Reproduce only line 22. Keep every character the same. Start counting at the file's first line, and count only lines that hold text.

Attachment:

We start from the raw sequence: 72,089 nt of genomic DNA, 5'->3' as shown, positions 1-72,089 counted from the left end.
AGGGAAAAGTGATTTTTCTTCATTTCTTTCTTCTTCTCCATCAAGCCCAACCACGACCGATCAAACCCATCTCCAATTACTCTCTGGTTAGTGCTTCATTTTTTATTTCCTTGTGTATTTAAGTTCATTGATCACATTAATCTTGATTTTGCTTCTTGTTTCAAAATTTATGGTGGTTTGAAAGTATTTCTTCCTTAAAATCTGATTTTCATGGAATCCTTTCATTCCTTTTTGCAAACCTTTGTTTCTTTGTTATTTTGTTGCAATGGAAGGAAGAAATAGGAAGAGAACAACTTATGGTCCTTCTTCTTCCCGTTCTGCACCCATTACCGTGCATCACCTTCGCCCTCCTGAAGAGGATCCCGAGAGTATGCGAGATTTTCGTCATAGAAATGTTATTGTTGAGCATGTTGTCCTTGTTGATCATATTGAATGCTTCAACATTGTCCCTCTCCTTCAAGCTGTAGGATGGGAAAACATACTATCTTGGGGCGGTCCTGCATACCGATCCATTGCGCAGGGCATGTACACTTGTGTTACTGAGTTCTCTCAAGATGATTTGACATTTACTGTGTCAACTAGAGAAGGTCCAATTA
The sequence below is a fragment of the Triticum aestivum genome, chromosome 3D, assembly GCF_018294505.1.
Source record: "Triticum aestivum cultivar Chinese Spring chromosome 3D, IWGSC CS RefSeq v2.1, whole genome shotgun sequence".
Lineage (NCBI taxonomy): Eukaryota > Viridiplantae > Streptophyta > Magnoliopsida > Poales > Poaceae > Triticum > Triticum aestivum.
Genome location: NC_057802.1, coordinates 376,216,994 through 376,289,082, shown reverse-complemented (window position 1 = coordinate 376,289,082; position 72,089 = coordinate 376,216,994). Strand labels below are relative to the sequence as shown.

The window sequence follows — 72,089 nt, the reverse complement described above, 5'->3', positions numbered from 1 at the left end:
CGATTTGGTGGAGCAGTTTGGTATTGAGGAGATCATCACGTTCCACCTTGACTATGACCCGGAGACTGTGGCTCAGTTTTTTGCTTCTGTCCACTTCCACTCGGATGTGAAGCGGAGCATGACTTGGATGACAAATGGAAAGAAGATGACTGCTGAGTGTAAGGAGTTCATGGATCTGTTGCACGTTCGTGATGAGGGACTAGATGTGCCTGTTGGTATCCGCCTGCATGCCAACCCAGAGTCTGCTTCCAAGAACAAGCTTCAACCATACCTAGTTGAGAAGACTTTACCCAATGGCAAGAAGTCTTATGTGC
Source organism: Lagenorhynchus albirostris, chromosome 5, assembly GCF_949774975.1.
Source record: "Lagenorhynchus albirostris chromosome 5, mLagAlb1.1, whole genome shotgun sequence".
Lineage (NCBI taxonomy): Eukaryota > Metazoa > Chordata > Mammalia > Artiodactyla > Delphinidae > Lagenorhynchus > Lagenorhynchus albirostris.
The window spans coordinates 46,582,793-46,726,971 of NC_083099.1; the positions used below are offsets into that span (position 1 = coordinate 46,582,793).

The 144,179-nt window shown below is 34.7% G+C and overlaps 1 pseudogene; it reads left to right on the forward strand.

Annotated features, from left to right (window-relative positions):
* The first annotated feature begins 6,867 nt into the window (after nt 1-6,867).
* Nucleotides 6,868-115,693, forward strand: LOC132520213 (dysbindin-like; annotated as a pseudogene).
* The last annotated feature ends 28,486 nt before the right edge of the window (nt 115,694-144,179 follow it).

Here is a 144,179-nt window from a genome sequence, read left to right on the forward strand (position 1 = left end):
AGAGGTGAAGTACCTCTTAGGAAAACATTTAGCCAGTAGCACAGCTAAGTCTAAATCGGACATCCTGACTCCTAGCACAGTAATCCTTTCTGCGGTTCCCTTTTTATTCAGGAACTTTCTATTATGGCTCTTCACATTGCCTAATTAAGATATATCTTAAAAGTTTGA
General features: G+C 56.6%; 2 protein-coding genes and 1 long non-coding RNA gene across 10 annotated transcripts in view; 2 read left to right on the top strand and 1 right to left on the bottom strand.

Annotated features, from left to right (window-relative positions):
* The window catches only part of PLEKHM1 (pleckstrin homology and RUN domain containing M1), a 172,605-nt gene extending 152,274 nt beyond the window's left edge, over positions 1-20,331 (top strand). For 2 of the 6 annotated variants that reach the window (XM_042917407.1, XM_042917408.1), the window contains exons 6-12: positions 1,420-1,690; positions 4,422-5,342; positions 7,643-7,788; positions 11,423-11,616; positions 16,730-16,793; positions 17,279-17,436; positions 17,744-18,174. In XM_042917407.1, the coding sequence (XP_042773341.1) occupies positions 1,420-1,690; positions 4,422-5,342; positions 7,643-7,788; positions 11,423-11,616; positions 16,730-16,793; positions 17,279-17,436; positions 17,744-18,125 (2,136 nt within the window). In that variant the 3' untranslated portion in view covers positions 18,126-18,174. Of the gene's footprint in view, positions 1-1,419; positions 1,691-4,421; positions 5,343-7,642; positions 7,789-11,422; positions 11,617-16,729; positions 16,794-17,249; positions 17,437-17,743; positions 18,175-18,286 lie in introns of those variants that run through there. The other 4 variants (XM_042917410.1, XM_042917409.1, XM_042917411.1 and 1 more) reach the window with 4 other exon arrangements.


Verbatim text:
* The window catches only part of PLEKHM1 (pleckstrin homology and RUN domain containing M1), a 172,605-nt gene extending 152,274 nt beyond the window's left edge, over positions 1-20,331 (top strand). For 2 of the 6 annotated variants that reach the window (XM_042917407.1, XM_042917408.1), the window contains exons 6-12: positions 1,420-1,690; positions 4,422-5,342; positions 7,643-7,788; positions 11,423-11,616; positions 16,730-16,793; positions 17,279-17,436; positions 17,744-18,174. In XM_042917407.1, the coding sequence (XP_042773341.1) occupies positions 1,420-1,690; positions 4,422-5,342; positions 7,643-7,788; positions 11,423-11,616; positions 16,730-16,793; positions 17,279-17,436; positions 17,744-18,125 (2,136 nt within the window). In that variant the 3' untranslated portion in view covers positions 18,126-18,174. Of the gene's footprint in view, positions 1-1,419; positions 1,691-4,421; positions 5,343-7,642; positions 7,789-11,422; positions 11,617-16,729; positions 16,794-17,249; positions 17,437-17,743; positions 18,175-18,286 lie in introns of those variants that run through there. The other 4 variants (XM_042917410.1, XM_042917409.1, XM_042917411.1 and 1 more) reach the window with 4 other exon arrangements.